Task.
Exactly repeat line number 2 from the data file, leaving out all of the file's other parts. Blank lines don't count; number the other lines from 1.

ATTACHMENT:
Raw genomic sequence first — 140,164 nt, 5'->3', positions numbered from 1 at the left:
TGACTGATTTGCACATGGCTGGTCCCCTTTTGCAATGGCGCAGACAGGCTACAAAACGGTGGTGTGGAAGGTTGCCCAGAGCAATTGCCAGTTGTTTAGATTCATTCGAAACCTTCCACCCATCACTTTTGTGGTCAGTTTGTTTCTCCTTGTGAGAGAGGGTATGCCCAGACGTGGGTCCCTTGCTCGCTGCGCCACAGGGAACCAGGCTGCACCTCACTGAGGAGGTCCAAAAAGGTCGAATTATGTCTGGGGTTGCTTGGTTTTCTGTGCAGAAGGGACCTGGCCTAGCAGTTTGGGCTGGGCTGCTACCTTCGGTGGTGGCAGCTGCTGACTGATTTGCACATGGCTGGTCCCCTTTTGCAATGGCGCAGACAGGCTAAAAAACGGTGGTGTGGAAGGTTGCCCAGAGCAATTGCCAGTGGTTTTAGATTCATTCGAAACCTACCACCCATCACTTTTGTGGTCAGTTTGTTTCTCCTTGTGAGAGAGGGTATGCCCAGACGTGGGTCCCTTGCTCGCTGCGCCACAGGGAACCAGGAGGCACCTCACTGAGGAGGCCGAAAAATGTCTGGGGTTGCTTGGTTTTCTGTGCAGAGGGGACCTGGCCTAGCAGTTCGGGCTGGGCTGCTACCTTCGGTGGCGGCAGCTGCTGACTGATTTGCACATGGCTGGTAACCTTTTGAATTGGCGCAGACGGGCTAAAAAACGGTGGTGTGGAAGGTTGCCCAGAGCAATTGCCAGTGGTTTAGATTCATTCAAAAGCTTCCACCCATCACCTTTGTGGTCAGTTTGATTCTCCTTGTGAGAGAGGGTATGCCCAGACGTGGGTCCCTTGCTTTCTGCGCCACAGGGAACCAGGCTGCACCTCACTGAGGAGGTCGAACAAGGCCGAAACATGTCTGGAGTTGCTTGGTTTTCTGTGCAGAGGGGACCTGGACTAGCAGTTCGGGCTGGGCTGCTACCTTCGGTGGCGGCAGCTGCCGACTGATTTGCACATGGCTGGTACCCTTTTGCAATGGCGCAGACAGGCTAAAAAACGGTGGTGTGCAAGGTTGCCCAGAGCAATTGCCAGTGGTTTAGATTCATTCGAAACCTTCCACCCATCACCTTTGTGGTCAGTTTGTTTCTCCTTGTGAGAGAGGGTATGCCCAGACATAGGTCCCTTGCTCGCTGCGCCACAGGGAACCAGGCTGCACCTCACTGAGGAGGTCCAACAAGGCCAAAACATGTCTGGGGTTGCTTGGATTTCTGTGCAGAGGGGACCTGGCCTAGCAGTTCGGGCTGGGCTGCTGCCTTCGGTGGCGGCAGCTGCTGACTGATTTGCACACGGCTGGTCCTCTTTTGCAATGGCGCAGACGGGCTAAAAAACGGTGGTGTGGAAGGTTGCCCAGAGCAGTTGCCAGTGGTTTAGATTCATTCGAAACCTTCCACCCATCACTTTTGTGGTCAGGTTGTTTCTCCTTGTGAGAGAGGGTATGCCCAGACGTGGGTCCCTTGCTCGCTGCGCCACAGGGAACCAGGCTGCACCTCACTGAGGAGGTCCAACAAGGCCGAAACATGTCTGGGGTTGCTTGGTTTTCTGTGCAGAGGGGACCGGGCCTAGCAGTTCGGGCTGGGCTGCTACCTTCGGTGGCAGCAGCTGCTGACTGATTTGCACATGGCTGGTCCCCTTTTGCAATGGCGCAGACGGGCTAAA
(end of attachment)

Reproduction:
TGACTGATTTGCACATGGCTGGTCCCCTTTTGCAATGGCGCAGACAGGCTACAAAACGGTGGTGTGGAAGGTTGCCCAGAGCAATTGCCAGTTGTTTAGATTCATTCGAAACCTTCCACCCATCACTTTTGTGGTCAGTTTGTTTCTCCTTGTGAGAGAGGGTATGCCCAGACGTGGGTCCCTTGCTCGCTGCGCCACAGGGAACCAGGCTGCACCTCACTGAGGAGGTCCAAAAAGGTCGAATTATGTCTGGGGTTGCTTGGTTTTCTGTGCAGAAGGGACCTGGCCTAGCAGTTTGGGCTGGGCTGCTACCTTCGGTGGTGGCAGCTGCTGACTGATTTGCACATGGCTGGTCCCCTTTTGCAATGGCGCAGACAGGCTAAAAAACGGTGGTGTGGAAGGTTGCCCAGAGCAATTGCCAGTGGTTTTAGATTCATTCGAAACCTACCACCCATCACTTTTGTGGTCAGTTTGTTTCTCCTTGTGAGAGAGGGTATGCCCAGACGTGGGTCCCTTGCTCGCTGCGCCACAGGGAACCAGGAGGCACCTCACTGAGGAGGCCGAAAAATGTCTGGGGTTGCTTGGTTTTCTGTGCAGAGGGGACCTGGCCTAGCAGTTCGGGCTGGGCTGCTACCTTCGGTGGCGGCAGCTGCTGACTGATTTGCACATGGCTGGTAACCTTTTGAATTGGCGCAGACGGGCTAAAAAACGGTGGTGTGGAAGGTTGCCCAGAGCAATTGCCAGTGGTTTAGATTCATTCAAAAGCTTCCACCCATCACCTTTGTGGTCAGTTTGATTCTCCTTGTGAGAGAGGGTATGCCCAGACGTGGGTCCCTTGCTTTCTGCGCCACAGGGAACCAGGCTGCACCTCACTGAGGAGGTCGAACAAGGCCGAAACATGTCTGGAGTTGCTTGGTTTTCTGTGCAGAGGGGACCTGGACTAGCAGTTCGGGCTGGGCTGCTACCTTCGGTGGCGGCAGCTGCCGACTGATTTGCACATGGCTGGTACCCTTTTGCAATGGCGCAGACAGGCTAAAAAACGGTGGTGTGCAAGGTTGCCCAGAGCAATTGCCAGTGGTTTAGATTCATTCGAAACCTTCCACCCATCACCTTTGTGGTCAGTTTGTTTCTCCTTGTGAGAGAGGGTATGCCCAGACATAGGTCCCTTGCTCGCTGCGCCACAGGGAACCAGGCTGCACCTCACTGAGGAGGTCCAACAAGGCCAAAACATGTCTGGGGTTGCTTGGATTTCTGTGCAGAGGGGACCTGGCCTAGCAGTTCGGGCTGGGCTGCTGCCTTCGGTGGCGGCAGCTGCTGACTGATTTGCACACGGCTGGTCCTCTTTTGCAATGGCGCAGACGGGCTAAAAAACGGTGGTGTGGAAGGTTGCCCAGAGCAGTTGCCAGTGGTTTAGATTCATTCGAAACCTTCCACCCATCACTTTTGTGGTCAGGTTGTTTCTCCTTGTGAGAGAGGGTATGCCCAGACGTGGGTCCCTTGCTCGCTGCGCCACAGGGAACCAGGCTGCACCTCACTGAGGAGGTCCAACAAGGCCGAAACATGTCTGGGGTTGCTTGGTTTTCTGTGCAGAGGGGACCGGGCCTAGCAGTTCGGGCTGGGCTGCTACCTTCGGTGGCAGCAGCTGCTGACTGATTTGCACATGGCTGGTCCCCTTTTGCAATGGCGCAGACGGGCTAAA